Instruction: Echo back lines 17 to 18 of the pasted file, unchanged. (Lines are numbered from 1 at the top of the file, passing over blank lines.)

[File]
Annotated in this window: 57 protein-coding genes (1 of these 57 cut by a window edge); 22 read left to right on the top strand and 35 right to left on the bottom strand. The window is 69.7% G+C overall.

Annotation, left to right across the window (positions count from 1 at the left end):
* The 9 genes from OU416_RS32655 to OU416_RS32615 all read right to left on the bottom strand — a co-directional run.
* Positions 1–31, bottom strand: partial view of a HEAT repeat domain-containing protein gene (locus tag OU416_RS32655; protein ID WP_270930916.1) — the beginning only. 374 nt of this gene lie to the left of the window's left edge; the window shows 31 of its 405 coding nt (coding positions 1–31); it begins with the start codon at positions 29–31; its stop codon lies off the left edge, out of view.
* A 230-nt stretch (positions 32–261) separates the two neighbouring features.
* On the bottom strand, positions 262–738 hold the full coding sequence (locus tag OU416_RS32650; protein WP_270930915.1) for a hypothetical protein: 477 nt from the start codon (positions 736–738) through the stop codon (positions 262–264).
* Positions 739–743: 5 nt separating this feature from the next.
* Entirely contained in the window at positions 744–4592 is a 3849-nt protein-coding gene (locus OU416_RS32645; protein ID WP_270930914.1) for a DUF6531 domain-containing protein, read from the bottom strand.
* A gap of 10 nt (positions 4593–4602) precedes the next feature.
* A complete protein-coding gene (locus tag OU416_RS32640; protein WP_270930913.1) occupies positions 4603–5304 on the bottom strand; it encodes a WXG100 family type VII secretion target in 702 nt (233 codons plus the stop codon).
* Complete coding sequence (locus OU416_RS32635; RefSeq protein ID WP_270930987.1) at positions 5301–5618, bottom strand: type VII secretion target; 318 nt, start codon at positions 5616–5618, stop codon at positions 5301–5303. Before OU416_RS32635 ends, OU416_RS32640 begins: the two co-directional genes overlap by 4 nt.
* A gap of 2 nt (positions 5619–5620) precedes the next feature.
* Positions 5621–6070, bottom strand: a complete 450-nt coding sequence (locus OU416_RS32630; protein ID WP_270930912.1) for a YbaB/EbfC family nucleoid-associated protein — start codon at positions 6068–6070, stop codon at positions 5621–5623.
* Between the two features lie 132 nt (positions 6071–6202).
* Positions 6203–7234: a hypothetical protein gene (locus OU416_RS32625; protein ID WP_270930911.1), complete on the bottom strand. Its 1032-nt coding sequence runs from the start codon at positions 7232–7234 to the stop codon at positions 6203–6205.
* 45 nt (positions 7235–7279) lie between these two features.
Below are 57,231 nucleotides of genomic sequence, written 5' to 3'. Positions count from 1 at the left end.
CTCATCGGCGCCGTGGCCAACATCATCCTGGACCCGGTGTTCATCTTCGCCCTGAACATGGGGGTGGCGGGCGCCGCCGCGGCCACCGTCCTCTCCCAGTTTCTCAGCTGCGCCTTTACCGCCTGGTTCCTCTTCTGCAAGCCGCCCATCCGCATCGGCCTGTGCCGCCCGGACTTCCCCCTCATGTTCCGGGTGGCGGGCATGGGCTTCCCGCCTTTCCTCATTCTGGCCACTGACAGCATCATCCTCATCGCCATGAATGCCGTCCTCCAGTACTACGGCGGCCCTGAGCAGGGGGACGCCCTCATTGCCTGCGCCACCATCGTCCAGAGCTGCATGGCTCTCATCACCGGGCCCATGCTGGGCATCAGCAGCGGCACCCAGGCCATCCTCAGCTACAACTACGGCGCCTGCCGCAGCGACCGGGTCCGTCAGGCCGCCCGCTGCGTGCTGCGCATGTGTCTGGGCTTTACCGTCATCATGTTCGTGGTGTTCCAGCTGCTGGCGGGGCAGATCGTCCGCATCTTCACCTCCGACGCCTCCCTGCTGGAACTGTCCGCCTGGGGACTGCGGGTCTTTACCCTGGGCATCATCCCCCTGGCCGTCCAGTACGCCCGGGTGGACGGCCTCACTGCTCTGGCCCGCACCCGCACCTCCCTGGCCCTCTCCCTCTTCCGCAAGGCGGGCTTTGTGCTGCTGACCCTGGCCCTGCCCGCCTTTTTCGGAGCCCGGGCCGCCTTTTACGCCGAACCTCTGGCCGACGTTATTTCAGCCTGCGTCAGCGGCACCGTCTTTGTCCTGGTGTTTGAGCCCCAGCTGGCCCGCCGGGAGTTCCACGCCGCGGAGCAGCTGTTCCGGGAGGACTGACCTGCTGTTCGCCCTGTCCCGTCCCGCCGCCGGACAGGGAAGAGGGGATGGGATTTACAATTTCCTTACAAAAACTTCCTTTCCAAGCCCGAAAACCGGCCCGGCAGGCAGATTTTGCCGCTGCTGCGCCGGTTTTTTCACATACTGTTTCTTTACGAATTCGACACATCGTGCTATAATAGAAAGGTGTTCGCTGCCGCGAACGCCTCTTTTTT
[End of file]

Below are 57,231 nucleotides of genomic sequence, written 5' to 3'. Positions count from 1 at the left end.
CTCATCGGCGCCGTGGCCAACATCATCCTGGACCCGGTGTTCATCTTCGCCCTGAACATGGGGGTGGCGGGCGCCGCCGCGGCCACCGTCCTCTCCCAGTTTCTCAGCTGCGCCTTTACCGCCTGGTTCCTCTTCTGCAAGCCGCCCATCCGCATCGGCCTGTGCCGCCCGGACTTCCCCCTCATGTTCCGGGTGGCGGGCATGGGCTTCCCGCCTTTCCTCATTCTGGCCACTGACAGCATCATCCTCATCGCCATGAATGCCGTCCTCCAGTACTACGGCGGCCCTGAGCAGGGGGACGCCCTCATTGCCTGCGCCACCATCGTCCAGAGCTGCATGGCTCTCATCACCGGGCCCATGCTGGGCATCAGCAGCGGCACCCAGGCCATCCTCAGCTACAACTACGGCGCCTGCCGCAGCGACCGGGTCCGTCAGGCCGCCCGCTGCGTGCTGCGCATGTGTCTGGGCTTTACCGTCATCATGTTCGTGGTGTTCCAGCTGCTGGCGGGGCAGATCGTCCGCATCTTCACCTCCGACGCCTCCCTGCTGGAACTGTCCGCCTGGGGACTGCGGGTCTTTACCCTGGGCATCATCCCCCTGGCCGTCCAGTACGCCCGGGTGGACGGCCTCACTGCTCTGGCCCGCACCCGCACCTCCCTGGCCCTCTCCCTCTTCCGCAAGGCGGGCTTTGTGCTGCTGACCCTGGCCCTGCCCGCCTTTTTCGGAGCCCGGGCCGCCTTTTACGCCGAACCTCTGGCCGACGTTATTTCAGCCTGCGTCAGCGGCACCGTCTTTGTCCTGGTGTTTGAGCCCCAGCTGGCCCGCCGGGAGTTCCACGCCGCGGAGCAGCTGTTCCGGGAGGACTGACCTGCTGTTCGCCCTGTCCCGTCCCGCCGCCGGACAGGGAAGAGGGGATGGGATTTACAATTTCCTTACAAAAACTTCCTTTCCAAGCCCGAAAACCGGCCCGGCAGGCAGATTTTGCCGCTGCTGCGCCGGTTTTTTCACATACTGTTTCTTTACGAATTCGACACATCGTGCTATAATAGAAAGGTGTTCGCTGCCGCGAACGCCTCTTTTTT